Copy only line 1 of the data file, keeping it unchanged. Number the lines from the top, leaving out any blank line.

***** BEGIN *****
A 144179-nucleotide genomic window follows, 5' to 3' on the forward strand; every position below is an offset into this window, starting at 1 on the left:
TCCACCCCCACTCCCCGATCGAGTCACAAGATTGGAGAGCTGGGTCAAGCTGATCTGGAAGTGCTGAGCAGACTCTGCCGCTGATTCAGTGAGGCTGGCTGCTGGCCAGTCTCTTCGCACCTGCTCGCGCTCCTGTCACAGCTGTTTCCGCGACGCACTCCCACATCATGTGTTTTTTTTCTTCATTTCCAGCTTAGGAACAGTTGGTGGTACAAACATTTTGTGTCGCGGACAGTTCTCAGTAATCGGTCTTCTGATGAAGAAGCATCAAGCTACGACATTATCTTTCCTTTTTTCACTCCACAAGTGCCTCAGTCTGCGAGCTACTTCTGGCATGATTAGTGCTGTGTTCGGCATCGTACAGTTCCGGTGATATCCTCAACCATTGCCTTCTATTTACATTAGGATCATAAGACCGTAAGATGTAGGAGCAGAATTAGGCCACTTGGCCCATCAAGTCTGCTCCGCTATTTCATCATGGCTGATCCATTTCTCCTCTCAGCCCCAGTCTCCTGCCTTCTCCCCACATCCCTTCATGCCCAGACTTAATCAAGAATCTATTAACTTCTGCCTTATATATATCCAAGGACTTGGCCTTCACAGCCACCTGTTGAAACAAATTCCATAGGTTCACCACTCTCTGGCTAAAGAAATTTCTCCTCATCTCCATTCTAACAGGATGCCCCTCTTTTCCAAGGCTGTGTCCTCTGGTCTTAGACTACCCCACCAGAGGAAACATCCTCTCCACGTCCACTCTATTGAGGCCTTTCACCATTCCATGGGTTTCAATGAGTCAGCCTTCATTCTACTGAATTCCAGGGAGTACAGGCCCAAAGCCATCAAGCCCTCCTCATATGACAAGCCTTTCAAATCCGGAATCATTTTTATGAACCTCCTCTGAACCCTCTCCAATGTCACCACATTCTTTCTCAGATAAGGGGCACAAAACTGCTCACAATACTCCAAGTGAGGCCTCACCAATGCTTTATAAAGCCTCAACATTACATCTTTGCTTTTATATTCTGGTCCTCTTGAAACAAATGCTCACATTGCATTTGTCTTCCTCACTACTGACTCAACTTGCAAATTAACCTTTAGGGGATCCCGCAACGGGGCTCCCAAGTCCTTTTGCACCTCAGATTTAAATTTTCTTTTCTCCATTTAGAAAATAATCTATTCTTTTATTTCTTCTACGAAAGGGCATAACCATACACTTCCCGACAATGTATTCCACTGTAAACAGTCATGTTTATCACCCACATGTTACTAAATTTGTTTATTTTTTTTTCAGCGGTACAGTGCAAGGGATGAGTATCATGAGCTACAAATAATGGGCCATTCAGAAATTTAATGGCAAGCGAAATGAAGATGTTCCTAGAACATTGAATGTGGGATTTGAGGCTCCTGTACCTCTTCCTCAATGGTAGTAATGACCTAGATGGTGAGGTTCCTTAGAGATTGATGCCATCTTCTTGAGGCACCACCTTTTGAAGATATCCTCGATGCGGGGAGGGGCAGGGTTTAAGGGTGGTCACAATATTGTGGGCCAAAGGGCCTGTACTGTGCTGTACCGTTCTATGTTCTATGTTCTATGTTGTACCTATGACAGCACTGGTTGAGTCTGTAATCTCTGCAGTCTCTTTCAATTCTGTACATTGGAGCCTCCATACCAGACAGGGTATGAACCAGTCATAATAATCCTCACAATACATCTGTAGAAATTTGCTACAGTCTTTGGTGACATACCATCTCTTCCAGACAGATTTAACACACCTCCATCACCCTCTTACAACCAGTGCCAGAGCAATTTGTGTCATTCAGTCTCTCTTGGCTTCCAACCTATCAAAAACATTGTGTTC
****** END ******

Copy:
A 144179-nucleotide genomic window follows, 5' to 3' on the forward strand; every position below is an offset into this window, starting at 1 on the left: